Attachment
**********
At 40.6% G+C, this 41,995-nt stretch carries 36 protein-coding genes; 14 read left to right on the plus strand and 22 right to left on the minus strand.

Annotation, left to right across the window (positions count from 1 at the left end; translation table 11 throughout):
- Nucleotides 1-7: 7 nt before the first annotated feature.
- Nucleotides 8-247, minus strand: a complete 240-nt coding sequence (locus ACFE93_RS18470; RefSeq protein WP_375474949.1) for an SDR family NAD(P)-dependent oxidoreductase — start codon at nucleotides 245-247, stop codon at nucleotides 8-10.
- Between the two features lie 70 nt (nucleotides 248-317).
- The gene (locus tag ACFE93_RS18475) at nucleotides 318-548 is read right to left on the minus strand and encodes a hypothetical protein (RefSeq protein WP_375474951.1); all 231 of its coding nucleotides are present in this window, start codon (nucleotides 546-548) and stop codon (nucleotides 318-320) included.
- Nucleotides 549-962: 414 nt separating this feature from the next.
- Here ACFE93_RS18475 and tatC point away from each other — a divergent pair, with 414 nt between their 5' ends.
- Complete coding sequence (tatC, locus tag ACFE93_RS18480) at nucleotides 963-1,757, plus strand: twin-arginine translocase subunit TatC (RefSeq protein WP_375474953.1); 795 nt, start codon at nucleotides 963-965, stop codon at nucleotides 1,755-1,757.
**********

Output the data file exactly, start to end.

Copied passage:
At 40.6% G+C, this 41,995-nt stretch carries 36 protein-coding genes; 14 read left to right on the plus strand and 22 right to left on the minus strand.

Annotation, left to right across the window (positions count from 1 at the left end; translation table 11 throughout):
- Nucleotides 1-7: 7 nt before the first annotated feature.
- Nucleotides 8-247, minus strand: a complete 240-nt coding sequence (locus ACFE93_RS18470; RefSeq protein WP_375474949.1) for an SDR family NAD(P)-dependent oxidoreductase — start codon at nucleotides 245-247, stop codon at nucleotides 8-10.
- Between the two features lie 70 nt (nucleotides 248-317).
- The gene (locus tag ACFE93_RS18475) at nucleotides 318-548 is read right to left on the minus strand and encodes a hypothetical protein (RefSeq protein WP_375474951.1); all 231 of its coding nucleotides are present in this window, start codon (nucleotides 546-548) and stop codon (nucleotides 318-320) included.
- Nucleotides 549-962: 414 nt separating this feature from the next.
- Here ACFE93_RS18475 and tatC point away from each other — a divergent pair, with 414 nt between their 5' ends.
- Complete coding sequence (tatC, locus tag ACFE93_RS18480) at nucleotides 963-1,757, plus strand: twin-arginine translocase subunit TatC (RefSeq protein WP_375474953.1); 795 nt, start codon at nucleotides 963-965, stop codon at nucleotides 1,755-1,757.